“jf in Germany,” proceeds the author, “where the imperial crown represented a mere shadow, deprived of power and consequence, the mighty vassals were all; in France the crown was every thing, after it had subdued the powerful barons of the country. The people represented, indeed, one body, but were deprived, like the several German states, of all political weight, and were arbitrarily subjected to every impulse of the government. The same was the case with Spain and Portugal, where religious intolerance more powerfully suppressed every utterance of contrary opinions, and every doctrine which might lead to a deviation from the maxims of the state, so intimately connected with those of the priesthood. The latter, chained since Methuen’s celebrated treaty, to the monopoly of Engand from which it had vainly attempted to free itself under Pombal's administration, was nearly sunk to the condition of a British colony working its gold mines in the Brazils for the benefit of the proud islanders.

“Italy, parcelled out amongst different powers, presented upon the whole, the same political aspect as Germany, only with this difference, that it was totally divested of the shadow of unity, which the latter at least appeared to present. Upper, and a great part of middle Italy, being dismembered, were entirely subservient to foreign impulse. The lower part, with the fertile island on the other side of the Pharos, presented, to be sure, since 1735, the outward appearance of one national whole, but was too weak to withstand the fate of the more powerful Bourbon families, from which, according to treaties, it had derived its sovereigns. There reigned in the papal state alone, which could not derive its weight from its worldly sovereignty, but from the spiritual supremacy of its ruler, the ancient maxims of the Romish pontificate, with the economical state faults of a clerical government. But the consideration and the power of the former were visibly sunk; the journeys of the pope of that period to Vienna, were like the contemporary ones of the Hierarch of Thibet to China, rather prejudicial, than favourable to spiritual dignity; and the faulty internal administration of the state seemed to invite every attempt at innovation. The republics on the east and the west of the Adriatic Gulf, were, since the rise of the other great naval states, only the ruins of past glory, sinking daily into insignificance. But notwithstanding this, neither was the image of former greatness blotted from their memories, nor a proper feeling for it extinguished in the minds of the inhabitants of the luxuriant peninsula. The pride of the more noble, fed itself on the sublime remains of Roman antiquity; and the monuments of the golden age of the family of Medicis indemnified a people given to the arts, and full of imagination for the loss of present grandeur, and kept up a lively anticipation of a better futurity, founded on the merits of its ancestors.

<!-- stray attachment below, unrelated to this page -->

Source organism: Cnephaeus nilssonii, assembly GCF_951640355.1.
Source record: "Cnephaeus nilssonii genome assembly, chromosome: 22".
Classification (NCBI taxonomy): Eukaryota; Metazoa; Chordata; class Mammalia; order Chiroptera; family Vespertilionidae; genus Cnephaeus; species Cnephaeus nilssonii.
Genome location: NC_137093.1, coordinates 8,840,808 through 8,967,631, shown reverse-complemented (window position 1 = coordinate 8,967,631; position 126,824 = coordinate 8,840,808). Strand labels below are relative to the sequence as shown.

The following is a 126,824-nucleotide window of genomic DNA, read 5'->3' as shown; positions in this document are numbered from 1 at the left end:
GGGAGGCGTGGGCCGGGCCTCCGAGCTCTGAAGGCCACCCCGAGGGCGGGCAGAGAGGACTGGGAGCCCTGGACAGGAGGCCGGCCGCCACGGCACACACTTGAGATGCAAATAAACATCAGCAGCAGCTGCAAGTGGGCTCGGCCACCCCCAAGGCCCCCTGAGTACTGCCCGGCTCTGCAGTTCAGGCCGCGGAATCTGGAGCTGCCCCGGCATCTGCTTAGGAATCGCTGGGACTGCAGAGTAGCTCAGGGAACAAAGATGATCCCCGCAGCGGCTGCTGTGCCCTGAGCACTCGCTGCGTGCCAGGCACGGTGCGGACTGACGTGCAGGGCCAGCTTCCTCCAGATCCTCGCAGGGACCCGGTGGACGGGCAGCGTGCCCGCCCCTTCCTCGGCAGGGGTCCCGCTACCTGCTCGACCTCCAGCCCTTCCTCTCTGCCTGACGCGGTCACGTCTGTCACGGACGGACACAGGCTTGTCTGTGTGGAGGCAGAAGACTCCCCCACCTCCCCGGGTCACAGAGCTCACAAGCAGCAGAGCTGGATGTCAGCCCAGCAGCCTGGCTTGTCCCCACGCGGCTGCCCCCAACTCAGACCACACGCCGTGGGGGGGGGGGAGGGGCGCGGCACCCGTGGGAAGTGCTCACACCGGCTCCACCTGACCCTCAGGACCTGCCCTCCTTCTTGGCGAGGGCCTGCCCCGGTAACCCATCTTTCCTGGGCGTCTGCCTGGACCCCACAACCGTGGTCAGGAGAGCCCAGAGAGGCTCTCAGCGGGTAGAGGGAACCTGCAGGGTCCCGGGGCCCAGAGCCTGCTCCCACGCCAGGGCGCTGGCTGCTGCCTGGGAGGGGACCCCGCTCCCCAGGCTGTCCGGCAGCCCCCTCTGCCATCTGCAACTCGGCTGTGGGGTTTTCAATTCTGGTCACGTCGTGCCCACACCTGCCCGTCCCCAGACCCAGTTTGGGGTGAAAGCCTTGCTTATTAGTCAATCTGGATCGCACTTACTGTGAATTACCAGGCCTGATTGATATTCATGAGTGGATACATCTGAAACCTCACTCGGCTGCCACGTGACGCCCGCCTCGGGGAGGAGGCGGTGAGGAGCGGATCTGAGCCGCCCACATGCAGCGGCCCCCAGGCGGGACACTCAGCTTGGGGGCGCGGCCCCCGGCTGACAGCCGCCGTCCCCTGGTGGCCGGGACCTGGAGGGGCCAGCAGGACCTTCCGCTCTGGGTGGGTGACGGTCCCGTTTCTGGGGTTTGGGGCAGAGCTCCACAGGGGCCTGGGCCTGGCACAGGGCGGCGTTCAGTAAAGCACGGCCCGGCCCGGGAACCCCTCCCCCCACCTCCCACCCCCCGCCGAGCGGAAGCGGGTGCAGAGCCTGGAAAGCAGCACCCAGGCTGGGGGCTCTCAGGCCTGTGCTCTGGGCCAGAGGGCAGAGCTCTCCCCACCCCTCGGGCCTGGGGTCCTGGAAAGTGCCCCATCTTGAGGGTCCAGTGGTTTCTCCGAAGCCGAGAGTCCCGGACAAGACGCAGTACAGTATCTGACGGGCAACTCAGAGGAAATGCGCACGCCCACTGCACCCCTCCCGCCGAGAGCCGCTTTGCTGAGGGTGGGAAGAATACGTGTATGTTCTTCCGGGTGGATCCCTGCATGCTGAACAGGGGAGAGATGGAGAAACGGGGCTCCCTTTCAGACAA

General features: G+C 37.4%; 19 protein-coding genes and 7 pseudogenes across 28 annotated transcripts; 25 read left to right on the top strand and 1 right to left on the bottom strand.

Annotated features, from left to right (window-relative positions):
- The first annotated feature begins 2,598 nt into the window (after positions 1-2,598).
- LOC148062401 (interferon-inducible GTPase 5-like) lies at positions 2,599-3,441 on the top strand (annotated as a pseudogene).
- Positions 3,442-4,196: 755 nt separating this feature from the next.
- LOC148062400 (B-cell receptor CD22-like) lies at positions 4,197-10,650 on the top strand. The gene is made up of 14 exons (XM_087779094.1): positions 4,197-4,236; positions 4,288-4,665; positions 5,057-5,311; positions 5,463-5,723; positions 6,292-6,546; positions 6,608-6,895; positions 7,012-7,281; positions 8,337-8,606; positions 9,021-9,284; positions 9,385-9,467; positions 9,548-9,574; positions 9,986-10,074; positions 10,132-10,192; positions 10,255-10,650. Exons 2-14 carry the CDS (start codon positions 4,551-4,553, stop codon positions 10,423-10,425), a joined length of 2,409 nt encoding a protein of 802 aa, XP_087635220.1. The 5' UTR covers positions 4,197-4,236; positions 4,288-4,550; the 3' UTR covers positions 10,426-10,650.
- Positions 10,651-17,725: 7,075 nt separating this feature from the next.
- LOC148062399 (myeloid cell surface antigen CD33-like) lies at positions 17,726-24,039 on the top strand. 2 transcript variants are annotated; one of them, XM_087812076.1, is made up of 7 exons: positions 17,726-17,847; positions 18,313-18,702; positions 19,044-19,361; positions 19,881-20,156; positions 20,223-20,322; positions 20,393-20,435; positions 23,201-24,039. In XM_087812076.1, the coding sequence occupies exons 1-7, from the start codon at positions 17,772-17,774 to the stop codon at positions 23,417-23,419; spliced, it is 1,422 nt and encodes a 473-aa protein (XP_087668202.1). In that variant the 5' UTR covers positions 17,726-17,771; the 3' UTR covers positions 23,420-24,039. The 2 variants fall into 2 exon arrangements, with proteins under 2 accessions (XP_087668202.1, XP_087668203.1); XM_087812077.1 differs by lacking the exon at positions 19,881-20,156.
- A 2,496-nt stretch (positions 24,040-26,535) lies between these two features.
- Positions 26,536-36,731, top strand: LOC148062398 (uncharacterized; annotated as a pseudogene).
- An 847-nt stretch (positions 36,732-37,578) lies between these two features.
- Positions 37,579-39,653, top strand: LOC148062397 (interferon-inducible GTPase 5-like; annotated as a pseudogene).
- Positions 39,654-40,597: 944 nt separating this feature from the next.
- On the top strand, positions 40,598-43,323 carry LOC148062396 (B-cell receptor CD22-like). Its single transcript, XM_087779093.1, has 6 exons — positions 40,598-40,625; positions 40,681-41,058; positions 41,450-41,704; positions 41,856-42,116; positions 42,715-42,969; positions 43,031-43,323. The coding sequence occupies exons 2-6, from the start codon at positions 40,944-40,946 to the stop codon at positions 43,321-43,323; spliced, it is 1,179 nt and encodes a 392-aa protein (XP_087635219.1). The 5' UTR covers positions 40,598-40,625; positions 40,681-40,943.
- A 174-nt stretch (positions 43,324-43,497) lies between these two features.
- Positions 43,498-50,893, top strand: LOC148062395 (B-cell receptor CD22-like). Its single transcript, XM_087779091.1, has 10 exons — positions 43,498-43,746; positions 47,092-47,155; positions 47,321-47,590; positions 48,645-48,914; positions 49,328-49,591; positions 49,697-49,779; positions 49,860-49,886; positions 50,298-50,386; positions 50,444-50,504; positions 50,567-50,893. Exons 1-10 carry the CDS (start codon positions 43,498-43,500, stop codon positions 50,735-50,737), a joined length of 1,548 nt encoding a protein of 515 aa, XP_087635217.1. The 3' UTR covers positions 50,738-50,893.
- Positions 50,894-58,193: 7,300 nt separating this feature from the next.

“Helvetia, hemmed in between Italy, Germany, and France, by its mountains, continued in the peaceable enjoyment of its liberties through the respect its venerable age had universally diffused. Nevertheless, the disturbances at Geneva, and the increased spirit of emigration, were sufficient to indicate that a people who become indifferent to the present order of things, would willingly have recourse to a system of innovation, and that the ancient ties which had held the Swiss nation so many centuries together, were gradually relaxing:

“The dissolution of the existing form of government, in the north-western Netherlands, which ought never to have been separated from the German corporation, was more visibly approaching: The unwieldiness of their disorganized union had no remedy to administer to the decline of their commerce, and naval power, which became more and more felt, being a natural consequence of the daily concentration of the larger states; and it was evident that the fate of the republic would be decided by a blow from abroad.

"The British islands, at that time the only country in Europe which united under a monarchical head, moderate, but on that account more solid principles of freedom, with an equal balance of the different powers of the state, were at